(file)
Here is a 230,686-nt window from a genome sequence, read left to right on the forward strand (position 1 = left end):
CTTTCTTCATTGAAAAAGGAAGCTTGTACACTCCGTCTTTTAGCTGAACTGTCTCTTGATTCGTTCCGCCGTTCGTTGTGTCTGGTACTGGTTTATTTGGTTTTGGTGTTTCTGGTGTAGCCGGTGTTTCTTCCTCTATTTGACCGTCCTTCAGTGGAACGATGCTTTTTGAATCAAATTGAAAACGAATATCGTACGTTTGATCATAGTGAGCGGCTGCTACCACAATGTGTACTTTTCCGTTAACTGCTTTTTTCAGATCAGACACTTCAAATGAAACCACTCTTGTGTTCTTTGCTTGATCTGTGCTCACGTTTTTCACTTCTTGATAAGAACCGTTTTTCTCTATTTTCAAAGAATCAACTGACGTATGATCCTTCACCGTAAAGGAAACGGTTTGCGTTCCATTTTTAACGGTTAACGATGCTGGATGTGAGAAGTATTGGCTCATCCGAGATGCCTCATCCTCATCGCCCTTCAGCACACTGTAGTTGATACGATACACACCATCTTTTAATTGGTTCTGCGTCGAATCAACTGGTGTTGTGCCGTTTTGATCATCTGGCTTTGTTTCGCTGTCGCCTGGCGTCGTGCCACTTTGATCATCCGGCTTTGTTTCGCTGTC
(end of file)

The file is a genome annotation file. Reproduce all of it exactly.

Here is a 230,686-nt window from a genome sequence, read left to right on the forward strand (position 1 = left end):
CTTTCTTCATTGAAAAAGGAAGCTTGTACACTCCGTCTTTTAGCTGAACTGTCTCTTGATTCGTTCCGCCGTTCGTTGTGTCTGGTACTGGTTTATTTGGTTTTGGTGTTTCTGGTGTAGCCGGTGTTTCTTCCTCTATTTGACCGTCCTTCAGTGGAACGATGCTTTTTGAATCAAATTGAAAACGAATATCGTACGTTTGATCATAGTGAGCGGCTGCTACCACAATGTGTACTTTTCCGTTAACTGCTTTTTTCAGATCAGACACTTCAAATGAAACCACTCTTGTGTTCTTTGCTTGATCTGTGCTCACGTTTTTCACTTCTTGATAAGAACCGTTTTTCTCTATTTTCAAAGAATCAACTGACGTATGATCCTTCACCGTAAAGGAAACGGTTTGCGTTCCATTTTTAACGGTTAACGATGCTGGATGTGAGAAGTATTGGCTCATCCGAGATGCCTCATCCTCATCGCCCTTCAGCACACTGTAGTTGATACGATACACACCATCTTTTAATTGGTTCTGCGTCGAATCAACTGGTGTTGTGCCGTTTTGATCATCTGGCTTTGTTTCGCTGTCGCCTGGCGTCGTGCCACTTTGATCATCCGGCTTTGTTTCGCTGTC